Our friends need help! Many cities in Ukraine are under attack. We provide emergency aid for people who are in need or have to flee. There is a lack of everything!

We also support LGBTIQ* organisations in Ukraine that are still working. Under the most adverse conditions, some of them operate shelters where lesbian, gay, bisexual, trans*, inter* and queer people find accommodation, food and medical care.

Munich Kyiv Queer heading the Pride Parade in Munich with guests from Ukraine

Fundraising campaign 1: Individual help

Munich Kyiv Queer has its own fundraising campaign via www.paypal.me/ConradBreyer (photo below) to support people in Ukraine with whom we have worked closely over the past ten years and who are not organised in the local LGBTIQ*-groups.

They are our friends and partners. We know them personally and we miss them. VIDEO: Click here

Conrad from Munich Kyiv Queer. Photo: Conrad Breyer

However, Munich Kyiv Queer is an initiative group, not an association, which is why we cannot issue a donation receipt. But we can help fast, directly and unbureaucratically. And we are already doing that. Questions? Write to info@MunichKyivQueer.org

Fundraising campaign 2: Help for LGBTIQ* organisations

To support LGBTIQ* in Ukraine we have helped set up the Alliance Queer Emergency Aid Ukraine, in which around 40 German LGBTIQ* Human Rights organisations are involved, such as the LSVD, Quarteera, WostoQ-Regenbogen, Queer Amnesty, Deutsche Aids-Hilfe, Trans*Recht, Aktionsbündnis gegen Homophobie, Schwulenberatung Berlin, AllOut and Munich Kyiv Queer itself.

All these groups have access to very different Human Rights organisations in Ukraine and use funds for urgently needed care or evacuation of queer people.

Every donation helps and is used 100 percent to benefit queer people in Ukraine. You can also get receipts. Donate her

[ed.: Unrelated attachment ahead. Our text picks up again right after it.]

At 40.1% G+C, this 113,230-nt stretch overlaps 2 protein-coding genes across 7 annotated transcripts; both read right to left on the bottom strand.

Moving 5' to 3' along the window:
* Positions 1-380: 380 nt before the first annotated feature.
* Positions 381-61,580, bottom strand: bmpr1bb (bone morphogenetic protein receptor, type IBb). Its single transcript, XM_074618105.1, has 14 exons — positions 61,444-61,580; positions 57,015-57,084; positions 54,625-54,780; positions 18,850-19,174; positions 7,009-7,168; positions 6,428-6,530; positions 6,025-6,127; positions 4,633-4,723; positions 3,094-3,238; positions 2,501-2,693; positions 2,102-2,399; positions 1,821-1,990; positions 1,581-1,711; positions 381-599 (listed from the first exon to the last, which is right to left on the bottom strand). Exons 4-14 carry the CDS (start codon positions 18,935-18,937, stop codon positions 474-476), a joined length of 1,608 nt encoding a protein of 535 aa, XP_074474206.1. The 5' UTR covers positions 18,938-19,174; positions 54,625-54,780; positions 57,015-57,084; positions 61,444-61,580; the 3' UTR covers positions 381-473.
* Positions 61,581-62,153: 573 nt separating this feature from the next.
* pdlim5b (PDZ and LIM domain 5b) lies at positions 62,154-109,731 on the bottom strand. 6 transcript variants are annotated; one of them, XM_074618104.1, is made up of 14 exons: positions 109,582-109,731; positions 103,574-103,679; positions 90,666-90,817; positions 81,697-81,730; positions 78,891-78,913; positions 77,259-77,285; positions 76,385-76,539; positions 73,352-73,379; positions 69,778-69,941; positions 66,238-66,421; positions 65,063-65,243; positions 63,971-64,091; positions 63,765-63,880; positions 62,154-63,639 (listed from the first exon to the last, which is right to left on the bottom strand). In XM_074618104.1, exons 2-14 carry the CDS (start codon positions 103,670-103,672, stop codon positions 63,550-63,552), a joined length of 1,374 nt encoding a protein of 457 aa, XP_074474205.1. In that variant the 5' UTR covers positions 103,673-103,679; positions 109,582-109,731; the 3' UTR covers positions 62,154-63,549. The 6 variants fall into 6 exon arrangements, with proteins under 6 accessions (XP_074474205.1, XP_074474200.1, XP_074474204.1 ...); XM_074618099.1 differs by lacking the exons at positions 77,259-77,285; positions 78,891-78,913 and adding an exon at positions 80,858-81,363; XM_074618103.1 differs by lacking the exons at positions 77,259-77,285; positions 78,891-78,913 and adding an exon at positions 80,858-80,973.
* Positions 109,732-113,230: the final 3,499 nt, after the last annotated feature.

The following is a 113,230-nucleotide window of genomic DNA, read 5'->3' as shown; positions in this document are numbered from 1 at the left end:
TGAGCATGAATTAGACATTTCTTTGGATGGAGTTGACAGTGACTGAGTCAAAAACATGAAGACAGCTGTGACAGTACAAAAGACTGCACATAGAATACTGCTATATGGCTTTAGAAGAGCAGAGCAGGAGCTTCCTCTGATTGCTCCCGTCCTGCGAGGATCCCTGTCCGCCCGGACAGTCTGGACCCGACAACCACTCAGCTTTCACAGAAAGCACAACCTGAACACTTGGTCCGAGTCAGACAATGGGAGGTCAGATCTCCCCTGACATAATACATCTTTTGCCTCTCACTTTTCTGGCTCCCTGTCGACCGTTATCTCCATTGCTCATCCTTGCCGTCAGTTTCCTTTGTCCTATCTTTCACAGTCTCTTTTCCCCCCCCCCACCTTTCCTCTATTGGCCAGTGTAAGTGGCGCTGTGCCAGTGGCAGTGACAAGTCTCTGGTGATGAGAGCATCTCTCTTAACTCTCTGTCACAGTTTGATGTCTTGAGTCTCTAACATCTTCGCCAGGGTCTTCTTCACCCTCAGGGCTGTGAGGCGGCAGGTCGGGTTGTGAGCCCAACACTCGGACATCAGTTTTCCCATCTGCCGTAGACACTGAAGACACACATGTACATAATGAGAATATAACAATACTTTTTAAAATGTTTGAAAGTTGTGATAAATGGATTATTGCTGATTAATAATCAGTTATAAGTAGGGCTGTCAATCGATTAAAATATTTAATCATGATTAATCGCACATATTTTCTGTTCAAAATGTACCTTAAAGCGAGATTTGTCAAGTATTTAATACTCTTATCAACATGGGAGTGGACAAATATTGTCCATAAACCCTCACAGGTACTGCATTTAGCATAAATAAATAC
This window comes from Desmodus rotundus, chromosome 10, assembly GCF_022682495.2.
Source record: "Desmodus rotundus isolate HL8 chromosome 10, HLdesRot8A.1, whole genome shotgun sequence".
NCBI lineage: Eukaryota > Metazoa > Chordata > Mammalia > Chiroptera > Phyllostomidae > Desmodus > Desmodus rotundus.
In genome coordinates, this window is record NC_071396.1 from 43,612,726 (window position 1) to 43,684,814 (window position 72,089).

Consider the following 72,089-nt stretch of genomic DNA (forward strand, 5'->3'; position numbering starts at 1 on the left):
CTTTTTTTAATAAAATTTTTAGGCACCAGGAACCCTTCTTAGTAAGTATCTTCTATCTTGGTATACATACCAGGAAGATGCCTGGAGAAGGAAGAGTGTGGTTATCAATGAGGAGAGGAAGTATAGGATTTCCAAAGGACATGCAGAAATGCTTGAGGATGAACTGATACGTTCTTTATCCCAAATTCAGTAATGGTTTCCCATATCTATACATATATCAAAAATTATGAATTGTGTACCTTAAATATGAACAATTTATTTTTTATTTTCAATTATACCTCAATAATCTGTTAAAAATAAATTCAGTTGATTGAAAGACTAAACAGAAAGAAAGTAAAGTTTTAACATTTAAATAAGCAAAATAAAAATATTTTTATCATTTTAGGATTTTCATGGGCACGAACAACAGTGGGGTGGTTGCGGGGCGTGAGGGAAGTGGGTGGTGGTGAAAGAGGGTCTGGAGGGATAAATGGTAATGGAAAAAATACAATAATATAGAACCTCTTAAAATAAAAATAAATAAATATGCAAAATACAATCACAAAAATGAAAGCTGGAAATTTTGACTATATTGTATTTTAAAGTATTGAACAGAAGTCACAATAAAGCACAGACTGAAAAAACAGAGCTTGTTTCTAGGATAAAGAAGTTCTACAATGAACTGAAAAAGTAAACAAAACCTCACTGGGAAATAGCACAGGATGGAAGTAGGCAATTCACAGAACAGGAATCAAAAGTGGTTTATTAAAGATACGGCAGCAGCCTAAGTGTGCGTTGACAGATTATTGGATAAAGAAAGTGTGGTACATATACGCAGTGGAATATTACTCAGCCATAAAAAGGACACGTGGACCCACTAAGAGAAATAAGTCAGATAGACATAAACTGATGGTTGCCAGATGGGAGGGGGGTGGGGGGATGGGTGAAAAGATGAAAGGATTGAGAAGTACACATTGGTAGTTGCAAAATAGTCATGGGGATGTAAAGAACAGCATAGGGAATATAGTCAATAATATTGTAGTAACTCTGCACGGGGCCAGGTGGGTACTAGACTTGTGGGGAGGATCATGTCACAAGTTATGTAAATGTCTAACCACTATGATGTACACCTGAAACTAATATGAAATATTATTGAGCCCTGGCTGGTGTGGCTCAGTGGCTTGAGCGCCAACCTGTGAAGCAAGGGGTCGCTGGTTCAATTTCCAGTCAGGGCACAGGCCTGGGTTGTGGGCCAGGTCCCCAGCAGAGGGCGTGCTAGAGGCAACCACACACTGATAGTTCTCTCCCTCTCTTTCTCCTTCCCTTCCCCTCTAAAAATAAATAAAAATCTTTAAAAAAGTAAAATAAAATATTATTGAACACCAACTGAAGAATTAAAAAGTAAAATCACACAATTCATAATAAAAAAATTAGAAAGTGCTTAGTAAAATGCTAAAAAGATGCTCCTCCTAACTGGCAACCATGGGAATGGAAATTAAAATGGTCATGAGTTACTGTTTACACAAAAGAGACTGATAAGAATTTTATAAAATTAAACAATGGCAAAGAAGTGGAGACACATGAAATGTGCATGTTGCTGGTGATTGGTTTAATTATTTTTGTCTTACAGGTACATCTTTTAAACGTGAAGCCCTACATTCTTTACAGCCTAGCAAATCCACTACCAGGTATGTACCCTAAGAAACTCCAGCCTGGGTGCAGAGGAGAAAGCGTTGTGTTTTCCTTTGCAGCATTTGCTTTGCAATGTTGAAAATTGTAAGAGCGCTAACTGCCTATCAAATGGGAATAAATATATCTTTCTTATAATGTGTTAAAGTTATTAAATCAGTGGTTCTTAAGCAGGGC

Fundraising campaign 3: Accommodation for queer refugees

“Home is where the heart is”. You maybe know this English proverb, but, of course, a heart alone does not make a home yet.

We take care, rent two-, three-, four- or five-room flats on the open market and sublet them to those in need. Our guests share these flats as a queer community.

LGBTIQ* are a vulnerable, often traumatised group that needs protected housing so queer refugees do not have to face homo- or transphobia in mass accommodations.

Our association is not yet receiving any funding, so we depend on donations. For example, we have to pay rents and deposits in advance until the State steps in. You can donate here. Send us your address and you will receive a donation receipt.

  • Münchner Bank eG
  • IBAN DE16 7019 0000 0003 1425 66
  • Munich Queer Homes e.V.

Your donations really help

You may understand by yourself that your money is well invested. LGBTIQ* organisations we cooperate with and people affected regularly send us reports on what they use donations for.

Rainbow Family in Zhytomyr. Photo: NGO You are not alone

Reports from NGOs

Experiences of our hosts

Since the beginning of the war, many LGBTIQ* had to leave Ukraine and came to Germany. These are the stories of people hosting guests from Ukraine.

Mentorship programme

After almost a year of war, our friends are looking for perspectives in order to make a living here. To do so, they need to get in touch with people who speak German and understand how the local society works.

We don’t just offer them a roof (in German: DACH) to survive. We offer a safe space to find help and orientation. Nobody’s left behind.